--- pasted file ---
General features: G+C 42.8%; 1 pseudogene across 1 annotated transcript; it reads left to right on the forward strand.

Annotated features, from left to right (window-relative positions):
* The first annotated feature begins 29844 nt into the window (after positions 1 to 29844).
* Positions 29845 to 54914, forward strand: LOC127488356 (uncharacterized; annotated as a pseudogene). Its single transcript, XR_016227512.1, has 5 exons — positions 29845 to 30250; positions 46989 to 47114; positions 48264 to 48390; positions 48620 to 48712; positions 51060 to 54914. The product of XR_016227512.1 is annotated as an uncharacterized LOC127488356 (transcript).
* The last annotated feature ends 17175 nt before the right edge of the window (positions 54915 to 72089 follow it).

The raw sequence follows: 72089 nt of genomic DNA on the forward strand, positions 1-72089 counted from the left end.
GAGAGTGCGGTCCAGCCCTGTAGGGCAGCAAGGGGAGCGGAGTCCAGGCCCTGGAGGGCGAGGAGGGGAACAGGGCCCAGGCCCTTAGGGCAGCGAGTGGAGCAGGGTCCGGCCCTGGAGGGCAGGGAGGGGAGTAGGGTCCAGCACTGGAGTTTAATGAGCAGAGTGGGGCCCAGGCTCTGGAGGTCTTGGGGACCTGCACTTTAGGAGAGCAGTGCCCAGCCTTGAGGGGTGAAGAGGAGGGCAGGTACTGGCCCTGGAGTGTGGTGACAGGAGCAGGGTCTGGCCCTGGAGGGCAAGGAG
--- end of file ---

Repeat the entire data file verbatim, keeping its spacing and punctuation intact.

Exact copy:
General features: G+C 42.8%; 1 pseudogene across 1 annotated transcript; it reads left to right on the forward strand.

Annotated features, from left to right (window-relative positions):
* The first annotated feature begins 29844 nt into the window (after positions 1 to 29844).
* Positions 29845 to 54914, forward strand: LOC127488356 (uncharacterized; annotated as a pseudogene). Its single transcript, XR_016227512.1, has 5 exons — positions 29845 to 30250; positions 46989 to 47114; positions 48264 to 48390; positions 48620 to 48712; positions 51060 to 54914. The product of XR_016227512.1 is annotated as an uncharacterized LOC127488356 (transcript).
* The last annotated feature ends 17175 nt before the right edge of the window (positions 54915 to 72089 follow it).

The raw sequence follows: 72089 nt of genomic DNA on the forward strand, positions 1-72089 counted from the left end.
GAGAGTGCGGTCCAGCCCTGTAGGGCAGCAAGGGGAGCGGAGTCCAGGCCCTGGAGGGCGAGGAGGGGAACAGGGCCCAGGCCCTTAGGGCAGCGAGTGGAGCAGGGTCCGGCCCTGGAGGGCAGGGAGGGGAGTAGGGTCCAGCACTGGAGTTTAATGAGCAGAGTGGGGCCCAGGCTCTGGAGGTCTTGGGGACCTGCACTTTAGGAGAGCAGTGCCCAGCCTTGAGGGGTGAAGAGGAGGGCAGGTACTGGCCCTGGAGTGTGGTGACAGGAGCAGGGTCTGGCCCTGGAGGGCAAGGAG